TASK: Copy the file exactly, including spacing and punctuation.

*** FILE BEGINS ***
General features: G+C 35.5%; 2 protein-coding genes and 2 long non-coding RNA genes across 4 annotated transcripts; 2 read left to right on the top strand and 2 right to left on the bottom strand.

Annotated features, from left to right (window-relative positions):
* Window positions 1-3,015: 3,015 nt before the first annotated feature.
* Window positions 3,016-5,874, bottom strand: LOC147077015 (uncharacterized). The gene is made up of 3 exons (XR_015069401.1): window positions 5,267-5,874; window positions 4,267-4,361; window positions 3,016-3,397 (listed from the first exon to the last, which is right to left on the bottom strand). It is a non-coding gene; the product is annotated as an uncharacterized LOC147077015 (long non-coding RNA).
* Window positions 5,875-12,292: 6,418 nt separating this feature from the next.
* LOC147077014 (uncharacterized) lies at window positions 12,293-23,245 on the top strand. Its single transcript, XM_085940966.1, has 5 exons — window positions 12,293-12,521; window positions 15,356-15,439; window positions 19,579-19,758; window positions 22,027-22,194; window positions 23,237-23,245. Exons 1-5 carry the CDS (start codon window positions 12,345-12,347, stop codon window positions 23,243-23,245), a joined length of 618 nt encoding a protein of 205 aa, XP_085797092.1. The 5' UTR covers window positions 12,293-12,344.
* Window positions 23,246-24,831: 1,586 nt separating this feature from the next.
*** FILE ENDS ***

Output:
General features: G+C 35.5%; 2 protein-coding genes and 2 long non-coding RNA genes across 4 annotated transcripts; 2 read left to right on the top strand and 2 right to left on the bottom strand.

Annotated features, from left to right (window-relative positions):
* Window positions 1-3,015: 3,015 nt before the first annotated feature.
* Window positions 3,016-5,874, bottom strand: LOC147077015 (uncharacterized). The gene is made up of 3 exons (XR_015069401.1): window positions 5,267-5,874; window positions 4,267-4,361; window positions 3,016-3,397 (listed from the first exon to the last, which is right to left on the bottom strand). It is a non-coding gene; the product is annotated as an uncharacterized LOC147077015 (long non-coding RNA).
* Window positions 5,875-12,292: 6,418 nt separating this feature from the next.
* LOC147077014 (uncharacterized) lies at window positions 12,293-23,245 on the top strand. Its single transcript, XM_085940966.1, has 5 exons — window positions 12,293-12,521; window positions 15,356-15,439; window positions 19,579-19,758; window positions 22,027-22,194; window positions 23,237-23,245. Exons 1-5 carry the CDS (start codon window positions 12,345-12,347, stop codon window positions 23,243-23,245), a joined length of 618 nt encoding a protein of 205 aa, XP_085797092.1. The 5' UTR covers window positions 12,293-12,344.
* Window positions 23,246-24,831: 1,586 nt separating this feature from the next.